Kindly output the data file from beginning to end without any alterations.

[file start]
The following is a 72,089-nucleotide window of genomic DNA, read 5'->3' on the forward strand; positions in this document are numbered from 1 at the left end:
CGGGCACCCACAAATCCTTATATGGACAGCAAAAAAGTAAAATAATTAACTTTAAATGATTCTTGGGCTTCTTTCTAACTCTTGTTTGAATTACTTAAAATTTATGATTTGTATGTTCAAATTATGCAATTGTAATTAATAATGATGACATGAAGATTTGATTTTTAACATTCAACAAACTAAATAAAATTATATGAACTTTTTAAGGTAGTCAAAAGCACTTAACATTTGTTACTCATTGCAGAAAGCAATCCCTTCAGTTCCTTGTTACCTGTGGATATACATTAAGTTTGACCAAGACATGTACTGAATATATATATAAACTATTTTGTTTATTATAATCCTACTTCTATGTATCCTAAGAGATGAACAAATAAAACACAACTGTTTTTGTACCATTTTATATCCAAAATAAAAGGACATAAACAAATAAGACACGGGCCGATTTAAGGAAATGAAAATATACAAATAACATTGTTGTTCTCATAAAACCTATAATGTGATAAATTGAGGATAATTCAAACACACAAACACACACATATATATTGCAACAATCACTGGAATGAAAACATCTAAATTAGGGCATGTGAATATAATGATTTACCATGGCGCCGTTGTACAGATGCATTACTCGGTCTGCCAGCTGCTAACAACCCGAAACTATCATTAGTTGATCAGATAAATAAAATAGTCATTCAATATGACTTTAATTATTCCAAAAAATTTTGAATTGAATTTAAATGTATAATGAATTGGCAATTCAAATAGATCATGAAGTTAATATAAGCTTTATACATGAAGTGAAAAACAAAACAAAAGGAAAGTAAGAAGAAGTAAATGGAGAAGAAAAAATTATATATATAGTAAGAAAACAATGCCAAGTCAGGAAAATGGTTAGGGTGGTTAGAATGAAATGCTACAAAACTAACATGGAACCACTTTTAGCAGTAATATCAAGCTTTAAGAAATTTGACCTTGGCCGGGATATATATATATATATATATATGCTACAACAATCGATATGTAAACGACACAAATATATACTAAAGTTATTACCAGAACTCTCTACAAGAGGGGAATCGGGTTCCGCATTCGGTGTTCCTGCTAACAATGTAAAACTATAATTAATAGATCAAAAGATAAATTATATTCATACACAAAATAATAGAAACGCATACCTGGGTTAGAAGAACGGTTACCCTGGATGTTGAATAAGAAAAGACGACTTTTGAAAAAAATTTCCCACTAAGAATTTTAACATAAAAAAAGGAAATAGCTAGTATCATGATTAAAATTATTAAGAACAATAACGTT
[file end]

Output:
The following is a 72,089-nucleotide window of genomic DNA, read 5'->3' on the forward strand; positions in this document are numbered from 1 at the left end:
CGGGCACCCACAAATCCTTATATGGACAGCAAAAAAGTAAAATAATTAACTTTAAATGATTCTTGGGCTTCTTTCTAACTCTTGTTTGAATTACTTAAAATTTATGATTTGTATGTTCAAATTATGCAATTGTAATTAATAATGATGACATGAAGATTTGATTTTTAACATTCAACAAACTAAATAAAATTATATGAACTTTTTAAGGTAGTCAAAAGCACTTAACATTTGTTACTCATTGCAGAAAGCAATCCCTTCAGTTCCTTGTTACCTGTGGATATACATTAAGTTTGACCAAGACATGTACTGAATATATATATAAACTATTTTGTTTATTATAATCCTACTTCTATGTATCCTAAGAGATGAACAAATAAAACACAACTGTTTTTGTACCATTTTATATCCAAAATAAAAGGACATAAACAAATAAGACACGGGCCGATTTAAGGAAATGAAAATATACAAATAACATTGTTGTTCTCATAAAACCTATAATGTGATAAATTGAGGATAATTCAAACACACAAACACACACATATATATTGCAACAATCACTGGAATGAAAACATCTAAATTAGGGCATGTGAATATAATGATTTACCATGGCGCCGTTGTACAGATGCATTACTCGGTCTGCCAGCTGCTAACAACCCGAAACTATCATTAGTTGATCAGATAAATAAAATAGTCATTCAATATGACTTTAATTATTCCAAAAAATTTTGAATTGAATTTAAATGTATAATGAATTGGCAATTCAAATAGATCATGAAGTTAATATAAGCTTTATACATGAAGTGAAAAACAAAACAAAAGGAAAGTAAGAAGAAGTAAATGGAGAAGAAAAAATTATATATATAGTAAGAAAACAATGCCAAGTCAGGAAAATGGTTAGGGTGGTTAGAATGAAATGCTACAAAACTAACATGGAACCACTTTTAGCAGTAATATCAAGCTTTAAGAAATTTGACCTTGGCCGGGATATATATATATATATATATATGCTACAACAATCGATATGTAAACGACACAAATATATACTAAAGTTATTACCAGAACTCTCTACAAGAGGGGAATCGGGTTCCGCATTCGGTGTTCCTGCTAACAATGTAAAACTATAATTAATAGATCAAAAGATAAATTATATTCATACACAAAATAATAGAAACGCATACCTGGGTTAGAAGAACGGTTACCCTGGATGTTGAATAAGAAAAGACGACTTTTGAAAAAAATTTCCCACTAAGAATTTTAACATAAAAAAAGGAAATAGCTAGTATCATGATTAAAATTATTAAGAACAATAACGTT